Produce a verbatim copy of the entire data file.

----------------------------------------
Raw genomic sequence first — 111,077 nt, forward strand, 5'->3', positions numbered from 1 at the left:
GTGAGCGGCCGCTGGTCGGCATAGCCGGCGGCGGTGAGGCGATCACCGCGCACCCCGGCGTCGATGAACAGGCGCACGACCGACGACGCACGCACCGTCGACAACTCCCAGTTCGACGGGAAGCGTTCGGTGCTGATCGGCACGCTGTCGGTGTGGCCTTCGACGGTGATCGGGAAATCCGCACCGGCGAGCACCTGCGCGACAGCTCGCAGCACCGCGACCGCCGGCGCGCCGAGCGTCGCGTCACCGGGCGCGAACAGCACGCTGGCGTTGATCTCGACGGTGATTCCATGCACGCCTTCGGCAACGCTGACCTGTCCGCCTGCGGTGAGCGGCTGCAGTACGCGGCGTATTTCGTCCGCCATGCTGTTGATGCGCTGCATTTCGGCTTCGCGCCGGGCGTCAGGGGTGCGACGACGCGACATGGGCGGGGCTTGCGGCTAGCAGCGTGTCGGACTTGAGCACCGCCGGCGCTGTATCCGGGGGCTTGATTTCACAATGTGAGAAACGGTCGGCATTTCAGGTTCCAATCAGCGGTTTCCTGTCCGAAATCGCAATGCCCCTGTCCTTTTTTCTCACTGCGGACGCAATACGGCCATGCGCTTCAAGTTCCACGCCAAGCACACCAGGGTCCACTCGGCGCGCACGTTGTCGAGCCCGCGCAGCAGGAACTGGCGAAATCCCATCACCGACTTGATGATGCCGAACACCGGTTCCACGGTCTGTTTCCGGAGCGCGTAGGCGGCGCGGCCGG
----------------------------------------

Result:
Raw genomic sequence first — 111,077 nt, forward strand, 5'->3', positions numbered from 1 at the left:
GTGAGCGGCCGCTGGTCGGCATAGCCGGCGGCGGTGAGGCGATCACCGCGCACCCCGGCGTCGATGAACAGGCGCACGACCGACGACGCACGCACCGTCGACAACTCCCAGTTCGACGGGAAGCGTTCGGTGCTGATCGGCACGCTGTCGGTGTGGCCTTCGACGGTGATCGGGAAATCCGCACCGGCGAGCACCTGCGCGACAGCTCGCAGCACCGCGACCGCCGGCGCGCCGAGCGTCGCGTCACCGGGCGCGAACAGCACGCTGGCGTTGATCTCGACGGTGATTCCATGCACGCCTTCGGCAACGCTGACCTGTCCGCCTGCGGTGAGCGGCTGCAGTACGCGGCGTATTTCGTCCGCCATGCTGTTGATGCGCTGCATTTCGGCTTCGCGCCGGGCGTCAGGGGTGCGACGACGCGACATGGGCGGGGCTTGCGGCTAGCAGCGTGTCGGACTTGAGCACCGCCGGCGCTGTATCCGGGGGCTTGATTTCACAATGTGAGAAACGGTCGGCATTTCAGGTTCCAATCAGCGGTTTCCTGTCCGAAATCGCAATGCCCCTGTCCTTTTTTCTCACTGCGGACGCAATACGGCCATGCGCTTCAAGTTCCACGCCAAGCACACCAGGGTCCACTCGGCGCGCACGTTGTCGAGCCCGCGCAGCAGGAACTGGCGAAATCCCATCACCGACTTGATGATGCCGAACACCGGTTCCACGGTCTGTTTCCGGAGCGCGTAGGCGGCGCGGCCGG